the road guides in Roadside Geology of Georgia contain individual geologic maps,
which are simplified versions of those in the geologic literature, tagged
with the locations mentioned in the text. This online section complements the
book’s maps through access to Google EarthTM Georgia Rocks content. Google Earth is
software you can download that allows flying
through the landscape in 3D. Once you have Google Earth loaded, try this
overview tour including
Roadside Geology page references for many of Georgia's favorite destinations. Or visit the
locations in the
overview tour using Google Maps - no installation required.
Here are the routes that appear in the book, and in green, those that are being published on this web site.
This Georgia Rocks added content consists of the following:
Š placemarks (tagged locations that become “word balloons” when clicked, usually with narrative and pictures)
Š paths (lines that mark faults and other geologic features, as well as Roadside Geology routes)
Š polygons (transparent colored areas, depicting geologic units as simplified from a digital version of the 1976 state geologic map), and
Š overlays (versions of some of the geologic maps in the book, as simplified from the literature).
The "Earth App" links
are versions best for the mobile Google Earth App - the difference being the placement
of the map legend that floats over the map. You will appreciate being able to use the maps in the field,
especially the ability to show your current location as a blue dot, but be patient: zooming around the
landscape is slower on 3G than when using a wi-fi connection.
All Georgia (5.5 MB download; not recommended for mobile devices)
The Google Earth versions include a "pull-up" version of the cross section from p. 125 of the book. The pull-up section and the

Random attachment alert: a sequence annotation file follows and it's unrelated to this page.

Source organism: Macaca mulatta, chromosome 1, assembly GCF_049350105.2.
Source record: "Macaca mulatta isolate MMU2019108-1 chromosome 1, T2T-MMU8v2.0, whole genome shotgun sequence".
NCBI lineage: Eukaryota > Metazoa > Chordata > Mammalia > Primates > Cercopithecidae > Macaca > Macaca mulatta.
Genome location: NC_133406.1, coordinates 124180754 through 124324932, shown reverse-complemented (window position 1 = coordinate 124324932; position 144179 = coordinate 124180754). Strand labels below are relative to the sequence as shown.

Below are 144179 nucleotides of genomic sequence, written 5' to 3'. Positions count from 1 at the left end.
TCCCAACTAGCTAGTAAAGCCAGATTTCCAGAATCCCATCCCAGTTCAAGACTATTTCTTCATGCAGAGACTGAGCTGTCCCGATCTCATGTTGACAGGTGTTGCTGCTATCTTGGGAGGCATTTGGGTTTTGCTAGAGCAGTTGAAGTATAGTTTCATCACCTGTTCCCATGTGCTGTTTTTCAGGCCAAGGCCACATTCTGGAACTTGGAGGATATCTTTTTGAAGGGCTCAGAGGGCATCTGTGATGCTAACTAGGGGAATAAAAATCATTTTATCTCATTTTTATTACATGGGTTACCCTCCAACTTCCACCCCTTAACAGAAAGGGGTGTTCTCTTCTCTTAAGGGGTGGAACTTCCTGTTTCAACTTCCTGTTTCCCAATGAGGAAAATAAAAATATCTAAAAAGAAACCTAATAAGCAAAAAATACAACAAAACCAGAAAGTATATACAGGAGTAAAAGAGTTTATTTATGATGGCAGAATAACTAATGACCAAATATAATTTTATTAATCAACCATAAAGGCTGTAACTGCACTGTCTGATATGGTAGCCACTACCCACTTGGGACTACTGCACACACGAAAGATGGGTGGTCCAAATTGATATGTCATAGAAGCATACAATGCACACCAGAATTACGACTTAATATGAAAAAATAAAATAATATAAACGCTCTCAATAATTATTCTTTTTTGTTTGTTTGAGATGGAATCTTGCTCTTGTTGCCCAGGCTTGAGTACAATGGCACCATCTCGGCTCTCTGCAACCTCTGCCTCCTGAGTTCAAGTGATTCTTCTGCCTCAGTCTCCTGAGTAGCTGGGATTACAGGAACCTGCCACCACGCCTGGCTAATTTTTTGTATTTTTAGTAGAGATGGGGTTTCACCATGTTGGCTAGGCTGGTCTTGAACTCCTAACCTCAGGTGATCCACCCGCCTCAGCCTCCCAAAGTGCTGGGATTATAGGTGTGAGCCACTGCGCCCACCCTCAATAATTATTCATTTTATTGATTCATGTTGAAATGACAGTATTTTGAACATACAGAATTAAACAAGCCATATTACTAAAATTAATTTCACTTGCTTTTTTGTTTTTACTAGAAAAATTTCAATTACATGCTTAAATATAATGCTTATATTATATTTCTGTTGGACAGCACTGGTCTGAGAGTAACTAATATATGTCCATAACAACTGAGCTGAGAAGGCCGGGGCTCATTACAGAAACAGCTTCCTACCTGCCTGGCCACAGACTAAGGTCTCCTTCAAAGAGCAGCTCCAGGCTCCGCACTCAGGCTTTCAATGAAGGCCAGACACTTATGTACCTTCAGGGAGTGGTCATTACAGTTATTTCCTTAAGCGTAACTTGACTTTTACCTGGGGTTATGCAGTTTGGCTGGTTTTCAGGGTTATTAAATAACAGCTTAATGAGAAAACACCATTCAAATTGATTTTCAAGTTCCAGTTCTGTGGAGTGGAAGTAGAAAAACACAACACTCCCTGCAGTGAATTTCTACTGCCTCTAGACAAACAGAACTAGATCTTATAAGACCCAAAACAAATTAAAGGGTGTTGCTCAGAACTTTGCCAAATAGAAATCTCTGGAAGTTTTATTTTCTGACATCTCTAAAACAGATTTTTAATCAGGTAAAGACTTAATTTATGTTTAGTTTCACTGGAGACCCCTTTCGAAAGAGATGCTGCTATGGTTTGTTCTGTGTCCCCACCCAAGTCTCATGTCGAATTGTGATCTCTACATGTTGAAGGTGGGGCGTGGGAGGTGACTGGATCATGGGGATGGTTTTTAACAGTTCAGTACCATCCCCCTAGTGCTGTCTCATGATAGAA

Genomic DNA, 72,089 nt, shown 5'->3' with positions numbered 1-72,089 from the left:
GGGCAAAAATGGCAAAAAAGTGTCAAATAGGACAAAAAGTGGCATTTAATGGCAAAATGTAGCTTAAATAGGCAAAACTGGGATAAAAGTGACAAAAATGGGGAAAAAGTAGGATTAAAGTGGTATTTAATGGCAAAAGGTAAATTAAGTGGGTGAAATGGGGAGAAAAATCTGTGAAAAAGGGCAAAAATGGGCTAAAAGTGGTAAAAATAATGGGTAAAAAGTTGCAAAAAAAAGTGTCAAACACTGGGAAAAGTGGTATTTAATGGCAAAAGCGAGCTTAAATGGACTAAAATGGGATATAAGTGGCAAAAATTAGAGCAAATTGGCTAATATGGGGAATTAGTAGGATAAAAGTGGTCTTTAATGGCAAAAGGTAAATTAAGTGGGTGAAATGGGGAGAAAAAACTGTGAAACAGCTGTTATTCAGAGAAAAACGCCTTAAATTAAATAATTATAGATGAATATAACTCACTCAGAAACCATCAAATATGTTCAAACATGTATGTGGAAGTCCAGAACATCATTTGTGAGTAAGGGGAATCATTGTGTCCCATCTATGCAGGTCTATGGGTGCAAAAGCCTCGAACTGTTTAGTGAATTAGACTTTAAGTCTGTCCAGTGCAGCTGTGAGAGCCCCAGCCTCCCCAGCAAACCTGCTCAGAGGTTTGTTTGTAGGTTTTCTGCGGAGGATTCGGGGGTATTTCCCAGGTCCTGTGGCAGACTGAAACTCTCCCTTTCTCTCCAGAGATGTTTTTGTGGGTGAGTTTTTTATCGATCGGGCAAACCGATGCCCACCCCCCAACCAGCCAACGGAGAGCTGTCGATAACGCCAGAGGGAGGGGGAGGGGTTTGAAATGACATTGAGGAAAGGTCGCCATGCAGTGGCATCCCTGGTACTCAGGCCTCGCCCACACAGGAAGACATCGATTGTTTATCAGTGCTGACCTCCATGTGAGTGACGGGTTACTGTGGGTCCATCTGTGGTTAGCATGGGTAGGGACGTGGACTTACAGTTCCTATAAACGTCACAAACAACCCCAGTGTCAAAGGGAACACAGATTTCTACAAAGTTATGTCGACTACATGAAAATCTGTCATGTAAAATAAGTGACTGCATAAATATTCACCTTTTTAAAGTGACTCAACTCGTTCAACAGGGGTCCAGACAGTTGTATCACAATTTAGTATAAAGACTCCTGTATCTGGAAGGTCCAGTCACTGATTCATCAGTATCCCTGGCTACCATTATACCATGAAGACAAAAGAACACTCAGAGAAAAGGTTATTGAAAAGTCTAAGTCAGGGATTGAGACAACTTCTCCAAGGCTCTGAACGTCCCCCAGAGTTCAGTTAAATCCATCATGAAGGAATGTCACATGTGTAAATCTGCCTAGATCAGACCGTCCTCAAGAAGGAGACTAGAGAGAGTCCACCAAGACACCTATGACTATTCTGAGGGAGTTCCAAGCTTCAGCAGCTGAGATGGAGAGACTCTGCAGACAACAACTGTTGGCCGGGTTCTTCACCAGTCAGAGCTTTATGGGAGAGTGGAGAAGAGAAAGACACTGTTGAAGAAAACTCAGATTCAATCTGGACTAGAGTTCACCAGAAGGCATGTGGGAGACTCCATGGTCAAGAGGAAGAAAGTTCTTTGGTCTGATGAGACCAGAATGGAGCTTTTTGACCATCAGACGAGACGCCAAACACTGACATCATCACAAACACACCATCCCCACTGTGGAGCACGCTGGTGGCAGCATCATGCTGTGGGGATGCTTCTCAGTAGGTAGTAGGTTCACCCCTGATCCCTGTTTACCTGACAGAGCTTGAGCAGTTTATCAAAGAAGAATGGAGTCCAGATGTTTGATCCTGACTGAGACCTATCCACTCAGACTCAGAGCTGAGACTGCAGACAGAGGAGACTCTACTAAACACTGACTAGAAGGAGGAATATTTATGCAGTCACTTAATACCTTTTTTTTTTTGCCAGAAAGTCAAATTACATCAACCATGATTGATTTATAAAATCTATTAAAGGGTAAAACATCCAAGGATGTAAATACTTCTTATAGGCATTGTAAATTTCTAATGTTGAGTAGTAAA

floating map legend were made with the help of Google Earth tools
developed and freely shared by Steven Whitmeyer of James Madison University.
Terranes are an important concept in this region. A terrane is an area that was widely separated from other terranes for part of its history, and was assembled with the others by the movements of plate tectonics. All the terrane boundaries in Georgia are also major faults. Identifying terranes is a work in progress, and there are minor differences between different authors’ versions. We have followed the version by Hatcher, Bream, and Merschat (2007). A Google Earth version of the book's terrane map (p. 184) together with a version of the p. 186 cross section "pulled up" along the line of section, can be downloaded here. In addition, a reconstruction of terrane original positions to accompany the book's discussion on pp. 181-185 is available here. Moving terrane polygons on Google Earth was done by moving back and forth between .kml and Excel formats, which might be made simpler today by tools on the EarthPoint website.
A difference between maps in the book and the web site is that in the book, each terrane has a different color scheme. In the online geologic maps, there is a single color scheme of rock types for the Blue Ridge and Piedmont, and heavy red lines designate the terrane boundaries.
Including geology from other sources as optional overlays – Earth
Lastly, there is a special Google Earth file on Tallulah Gorge, with Google Earth topographic profiles across it and 4 other gorges for comparison, as well as its relation to the rivers that drain the northeast corner of Georgia.